While the list is not as official as the February 2016 Unfunded Priorities List from which it stems, it is meant to be a conversation-starter with Congress and the new Trump Administration on the Navy’s needs for today and in the near term, a senior service official told USNI News on Tuesday. The main message of that conversation is that current readiness must be addressed first, with acquisitions wishes being addressed afterwards with whatever funding may remain, a senior Navy official told USNI News.”

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In Between Carriers, 11th MEU, Makin Island ARG Are Busy In 5th Fleet

By: Gidget Fuentes, USNI News

“The new year began with no U.S. aircraft carrier and carrier strike group on watch in the Middle East.

The Eisenhower Carrier Strike Group returned home two days earlier, having spent four of its seven-month deployment in the U.S. 5th Fleet region conducting missions and strikes against Islamic State militants in Iraq and Syria after 10 days of operations from the Mediterranean while in U.S. 6th Fleet.

The late-November exit of Eisenhower (CVN-69) from the Persian Gulf created a carrier gap that remains today, pending the arrival of USS George W.H. Bush (CVN-77). Bush left Norfolk, Va., on Jan. 21 and today was transiting the Atlantic on course for the Mediterranean.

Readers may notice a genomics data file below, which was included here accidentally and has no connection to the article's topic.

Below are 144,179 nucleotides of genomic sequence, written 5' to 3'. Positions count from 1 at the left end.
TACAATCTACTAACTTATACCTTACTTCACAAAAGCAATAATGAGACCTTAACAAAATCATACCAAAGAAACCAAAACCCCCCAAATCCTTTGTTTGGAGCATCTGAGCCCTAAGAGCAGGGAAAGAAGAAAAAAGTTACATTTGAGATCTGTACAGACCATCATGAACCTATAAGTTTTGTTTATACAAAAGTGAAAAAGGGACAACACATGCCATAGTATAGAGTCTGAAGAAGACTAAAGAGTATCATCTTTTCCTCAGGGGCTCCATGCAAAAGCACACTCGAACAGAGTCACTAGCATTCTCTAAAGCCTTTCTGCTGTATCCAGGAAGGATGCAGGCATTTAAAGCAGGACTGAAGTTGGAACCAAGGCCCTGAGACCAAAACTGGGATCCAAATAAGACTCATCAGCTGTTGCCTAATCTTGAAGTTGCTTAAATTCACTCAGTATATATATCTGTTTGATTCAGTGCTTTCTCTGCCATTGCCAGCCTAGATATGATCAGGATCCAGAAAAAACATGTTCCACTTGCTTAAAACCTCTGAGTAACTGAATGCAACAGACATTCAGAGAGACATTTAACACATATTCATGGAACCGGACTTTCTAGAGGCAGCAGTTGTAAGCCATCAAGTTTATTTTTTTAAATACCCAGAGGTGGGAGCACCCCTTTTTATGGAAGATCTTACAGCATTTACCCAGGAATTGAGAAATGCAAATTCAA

But the volatile Middle East region wasn’t devoid of U.S. military projection from the sea. For almost two months – and through the nation’s transition to a new administration – the 11th Marine Expeditionary Unit, aboard the three-ship Makin Island Amphibious Ready Group, has been standing post.”

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Mattis Orders Comparison Review of F-35C and Advanced Super Hornet

By: Sam LaGrone, USNI News

“Defense Secretary James Mattis is ordering a Pentagon review to compare the capabilities and cost between the emerging carrier-based Lockheed Martin F-35C Lighting II Joint Strike Fighter and an upgraded version of the Boeing F/A-18 E/F Super Hornet, according to a memo obtained by USNI News.

The three-paragraph directive orders Deputy Secretary of Defense Bob Work to, “oversee a review that compares F-35C and F/A-18 E/F operational capabilities and assesses the extent that F/A-18E/F improvements (an advanced Super Hornet) can be made in order to provide a competitive, cost effective, fighter aircraft alternative.”

The memo also directs Work to look at the overall F-35 Joint Strike Fighter program to find opportunities to significantly reduce cost while maintaining the requirements for the program.”

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Summary of the Navy’s New Force Structure Assessment

“Navy’s Force Structure Assessment (FSA) was developed in an effort to determine the right balance of existing forces, the ships we currently have under construction and the future procurement plans needed to address the ever-evolving and increasingly complex threats the Navy is required to counter in the global maritime commons. This FSA assumes that the future plans for our Navy, in ship types and numbers of ships, continues to replace the ships we have today with ships of similar capability and in similar numbers as we transition to the future Navy – it does not address potential options that may come out of the ongoing review of the potential Future Fleet Architecture studies that were directed by Congress and completed in October 2016. As we evaluate the options presented in these studies and move to include them in our plans for tomorrow’s Navy, this FSA will need to be updated to reflect those changes that are determined to be most beneficial to meeting the Navy’s missions of the future.”